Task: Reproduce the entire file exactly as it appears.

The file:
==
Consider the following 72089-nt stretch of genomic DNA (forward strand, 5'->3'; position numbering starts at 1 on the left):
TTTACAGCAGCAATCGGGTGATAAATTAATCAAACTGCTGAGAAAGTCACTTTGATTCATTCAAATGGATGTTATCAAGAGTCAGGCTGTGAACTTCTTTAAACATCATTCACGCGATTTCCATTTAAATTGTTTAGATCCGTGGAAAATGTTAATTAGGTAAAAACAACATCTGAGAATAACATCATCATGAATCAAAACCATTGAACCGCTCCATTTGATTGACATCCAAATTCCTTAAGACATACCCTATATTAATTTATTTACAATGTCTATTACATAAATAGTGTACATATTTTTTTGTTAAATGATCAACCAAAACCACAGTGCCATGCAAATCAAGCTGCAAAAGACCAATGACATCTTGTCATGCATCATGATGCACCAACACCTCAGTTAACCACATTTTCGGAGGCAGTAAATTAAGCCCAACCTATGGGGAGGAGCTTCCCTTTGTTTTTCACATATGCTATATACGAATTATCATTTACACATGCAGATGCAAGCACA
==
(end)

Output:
Consider the following 72089-nt stretch of genomic DNA (forward strand, 5'->3'; position numbering starts at 1 on the left):
TTTACAGCAGCAATCGGGTGATAAATTAATCAAACTGCTGAGAAAGTCACTTTGATTCATTCAAATGGATGTTATCAAGAGTCAGGCTGTGAACTTCTTTAAACATCATTCACGCGATTTCCATTTAAATTGTTTAGATCCGTGGAAAATGTTAATTAGGTAAAAACAACATCTGAGAATAACATCATCATGAATCAAAACCATTGAACCGCTCCATTTGATTGACATCCAAATTCCTTAAGACATACCCTATATTAATTTATTTACAATGTCTATTACATAAATAGTGTACATATTTTTTTGTTAAATGATCAACCAAAACCACAGTGCCATGCAAATCAAGCTGCAAAAGACCAATGACATCTTGTCATGCATCATGATGCACCAACACCTCAGTTAACCACATTTTCGGAGGCAGTAAATTAAGCCCAACCTATGGGGAGGAGCTTCCCTTTGTTTTTCACATATGCTATATACGAATTATCATTTACACATGCAGATGCAAGCACA